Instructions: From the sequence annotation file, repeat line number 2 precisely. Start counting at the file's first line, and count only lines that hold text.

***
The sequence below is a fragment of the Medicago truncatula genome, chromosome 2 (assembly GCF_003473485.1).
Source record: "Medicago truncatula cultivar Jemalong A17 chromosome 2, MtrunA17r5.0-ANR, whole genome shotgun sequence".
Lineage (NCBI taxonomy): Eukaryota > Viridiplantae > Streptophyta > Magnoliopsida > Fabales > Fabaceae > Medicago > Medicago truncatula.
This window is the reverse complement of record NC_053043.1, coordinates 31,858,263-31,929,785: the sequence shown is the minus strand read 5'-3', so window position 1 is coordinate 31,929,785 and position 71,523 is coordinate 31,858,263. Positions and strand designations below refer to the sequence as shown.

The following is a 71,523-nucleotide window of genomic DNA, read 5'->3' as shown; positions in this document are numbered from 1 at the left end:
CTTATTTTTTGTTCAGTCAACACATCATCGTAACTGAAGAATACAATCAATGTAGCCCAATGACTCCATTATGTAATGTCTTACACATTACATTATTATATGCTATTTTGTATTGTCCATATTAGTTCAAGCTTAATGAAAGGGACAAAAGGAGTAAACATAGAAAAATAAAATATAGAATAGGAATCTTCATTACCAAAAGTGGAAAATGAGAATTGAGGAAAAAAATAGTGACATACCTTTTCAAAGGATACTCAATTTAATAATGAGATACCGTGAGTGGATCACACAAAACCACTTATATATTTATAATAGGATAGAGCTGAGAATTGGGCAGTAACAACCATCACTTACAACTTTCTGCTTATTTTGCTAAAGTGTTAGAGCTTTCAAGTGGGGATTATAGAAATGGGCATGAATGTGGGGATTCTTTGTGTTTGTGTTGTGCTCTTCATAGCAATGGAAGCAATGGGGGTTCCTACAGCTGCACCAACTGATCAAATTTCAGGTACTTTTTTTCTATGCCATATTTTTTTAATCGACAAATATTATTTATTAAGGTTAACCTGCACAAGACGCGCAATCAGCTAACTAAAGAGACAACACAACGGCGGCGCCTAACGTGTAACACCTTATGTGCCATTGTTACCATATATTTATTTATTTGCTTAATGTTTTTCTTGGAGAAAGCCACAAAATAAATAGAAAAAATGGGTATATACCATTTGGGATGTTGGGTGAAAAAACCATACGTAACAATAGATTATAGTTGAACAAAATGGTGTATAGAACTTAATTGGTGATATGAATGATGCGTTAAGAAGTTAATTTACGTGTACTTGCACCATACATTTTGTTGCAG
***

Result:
Source record: "Medicago truncatula cultivar Jemalong A17 chromosome 2, MtrunA17r5.0-ANR, whole genome shotgun sequence".